The International Monetary Fund (IMF) has predicted that the Nigerian economy will be out of recession this year with a growth of 0.8% though it says risks to the recovery remain high. The IMF added that the growth would not be sufficient to reduce unemployment and poverty in the country.
It helpful to note that following four quarters of negative growth, the non-oil economy grew by 0.6% on the back of a rebound in manufacturing and continued Agriculture. Meanwhile as at last month, the Monetary Policy Committee of the Central Bank of Nigeria (CBN) said available forecasts of key macroeconomic indicators pointed to a fragile economic recovery in the second quarter of the year.
The Committee cautioned that the recovery could relapse into a more protracted recession if strong and bold monetary and fiscal policies are not activated immediately to sustain it.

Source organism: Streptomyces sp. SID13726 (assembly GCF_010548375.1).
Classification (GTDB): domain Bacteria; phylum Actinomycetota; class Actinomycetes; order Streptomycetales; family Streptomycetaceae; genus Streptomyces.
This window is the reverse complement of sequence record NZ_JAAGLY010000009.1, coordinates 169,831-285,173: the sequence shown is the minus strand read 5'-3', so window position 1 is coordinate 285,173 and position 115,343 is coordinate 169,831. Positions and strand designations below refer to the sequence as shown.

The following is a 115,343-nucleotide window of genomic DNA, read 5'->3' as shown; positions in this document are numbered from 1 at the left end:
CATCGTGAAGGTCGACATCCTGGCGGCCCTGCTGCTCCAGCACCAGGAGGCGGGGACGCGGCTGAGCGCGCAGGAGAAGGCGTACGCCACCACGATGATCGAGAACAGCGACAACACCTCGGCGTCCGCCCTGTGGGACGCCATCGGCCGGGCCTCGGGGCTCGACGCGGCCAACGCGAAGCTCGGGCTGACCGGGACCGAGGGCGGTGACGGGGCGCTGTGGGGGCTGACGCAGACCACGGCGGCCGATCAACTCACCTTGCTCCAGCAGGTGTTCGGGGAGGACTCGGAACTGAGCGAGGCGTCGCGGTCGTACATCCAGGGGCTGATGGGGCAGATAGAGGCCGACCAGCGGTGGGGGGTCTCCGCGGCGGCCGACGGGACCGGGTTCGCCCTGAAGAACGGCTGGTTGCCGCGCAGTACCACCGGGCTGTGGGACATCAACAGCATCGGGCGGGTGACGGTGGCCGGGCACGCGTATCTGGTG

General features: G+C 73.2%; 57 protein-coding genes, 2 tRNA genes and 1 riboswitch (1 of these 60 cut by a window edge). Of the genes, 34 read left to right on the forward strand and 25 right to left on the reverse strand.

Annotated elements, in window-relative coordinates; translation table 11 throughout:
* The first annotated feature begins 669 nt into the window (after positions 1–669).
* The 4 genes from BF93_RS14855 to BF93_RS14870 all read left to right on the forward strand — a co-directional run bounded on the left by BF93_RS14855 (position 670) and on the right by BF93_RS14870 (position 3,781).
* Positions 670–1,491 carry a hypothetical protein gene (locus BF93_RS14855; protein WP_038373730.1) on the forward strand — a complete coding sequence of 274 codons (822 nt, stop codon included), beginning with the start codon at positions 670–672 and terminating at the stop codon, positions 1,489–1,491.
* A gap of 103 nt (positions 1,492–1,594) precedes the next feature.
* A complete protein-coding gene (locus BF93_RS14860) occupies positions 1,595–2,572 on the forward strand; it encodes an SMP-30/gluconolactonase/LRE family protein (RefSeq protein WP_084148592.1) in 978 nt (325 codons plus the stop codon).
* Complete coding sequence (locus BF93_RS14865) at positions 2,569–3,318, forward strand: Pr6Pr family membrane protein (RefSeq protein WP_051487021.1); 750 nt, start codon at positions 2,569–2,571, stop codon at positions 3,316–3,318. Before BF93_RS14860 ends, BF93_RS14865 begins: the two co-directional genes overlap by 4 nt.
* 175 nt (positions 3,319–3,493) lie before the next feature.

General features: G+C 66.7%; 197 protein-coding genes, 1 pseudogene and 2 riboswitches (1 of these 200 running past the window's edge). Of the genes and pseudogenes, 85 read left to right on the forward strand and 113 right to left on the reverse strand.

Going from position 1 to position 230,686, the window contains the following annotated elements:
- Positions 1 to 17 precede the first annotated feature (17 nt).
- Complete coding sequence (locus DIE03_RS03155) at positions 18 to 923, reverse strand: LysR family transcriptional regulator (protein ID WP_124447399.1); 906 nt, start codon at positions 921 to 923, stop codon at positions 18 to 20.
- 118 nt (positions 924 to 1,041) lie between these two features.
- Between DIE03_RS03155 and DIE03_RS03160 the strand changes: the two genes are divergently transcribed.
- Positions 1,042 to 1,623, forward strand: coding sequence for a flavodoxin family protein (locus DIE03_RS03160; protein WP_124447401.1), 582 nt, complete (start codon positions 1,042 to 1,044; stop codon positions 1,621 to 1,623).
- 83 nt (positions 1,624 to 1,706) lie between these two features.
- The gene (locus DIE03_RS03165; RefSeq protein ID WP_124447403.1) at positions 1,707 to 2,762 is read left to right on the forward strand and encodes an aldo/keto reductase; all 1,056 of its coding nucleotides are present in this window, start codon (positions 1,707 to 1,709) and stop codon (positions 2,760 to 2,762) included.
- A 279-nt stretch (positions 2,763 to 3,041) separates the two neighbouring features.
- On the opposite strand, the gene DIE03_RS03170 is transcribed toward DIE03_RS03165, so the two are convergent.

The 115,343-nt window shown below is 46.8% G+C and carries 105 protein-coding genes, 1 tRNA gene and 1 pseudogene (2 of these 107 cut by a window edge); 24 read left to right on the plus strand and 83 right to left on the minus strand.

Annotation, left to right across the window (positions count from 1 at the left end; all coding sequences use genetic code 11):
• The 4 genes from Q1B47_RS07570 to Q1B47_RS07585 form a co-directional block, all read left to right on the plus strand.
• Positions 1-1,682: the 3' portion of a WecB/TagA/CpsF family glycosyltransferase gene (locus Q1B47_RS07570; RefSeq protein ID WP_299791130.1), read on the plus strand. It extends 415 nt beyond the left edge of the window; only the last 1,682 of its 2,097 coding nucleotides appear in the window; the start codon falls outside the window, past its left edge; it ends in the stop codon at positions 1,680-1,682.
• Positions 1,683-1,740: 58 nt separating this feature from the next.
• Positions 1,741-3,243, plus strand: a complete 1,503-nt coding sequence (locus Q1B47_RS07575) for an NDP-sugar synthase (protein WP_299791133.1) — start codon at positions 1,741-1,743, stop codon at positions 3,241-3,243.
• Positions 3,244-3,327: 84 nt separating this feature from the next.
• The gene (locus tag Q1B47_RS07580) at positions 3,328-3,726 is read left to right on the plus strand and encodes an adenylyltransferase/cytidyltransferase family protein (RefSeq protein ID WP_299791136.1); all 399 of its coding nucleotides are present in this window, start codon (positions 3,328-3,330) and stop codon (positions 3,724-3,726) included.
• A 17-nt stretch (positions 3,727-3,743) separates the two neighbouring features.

Nigeria slipped into a recession last year as low crude oil prices and production slashed government revenues as well as caused dollar shortages and crippled the Nation’s economy. IMF and the Government saw significant revenue shortfalls in the 1st half of 2017 with interest payments remaining as high as 40% as at the end of June. It projected that interest payments would rise further under current economic policies.
The country has recorded 0.36 and 2.06% contraction in the first and second quarter of 2016 respectively, plunging into its worst recession in 29 years.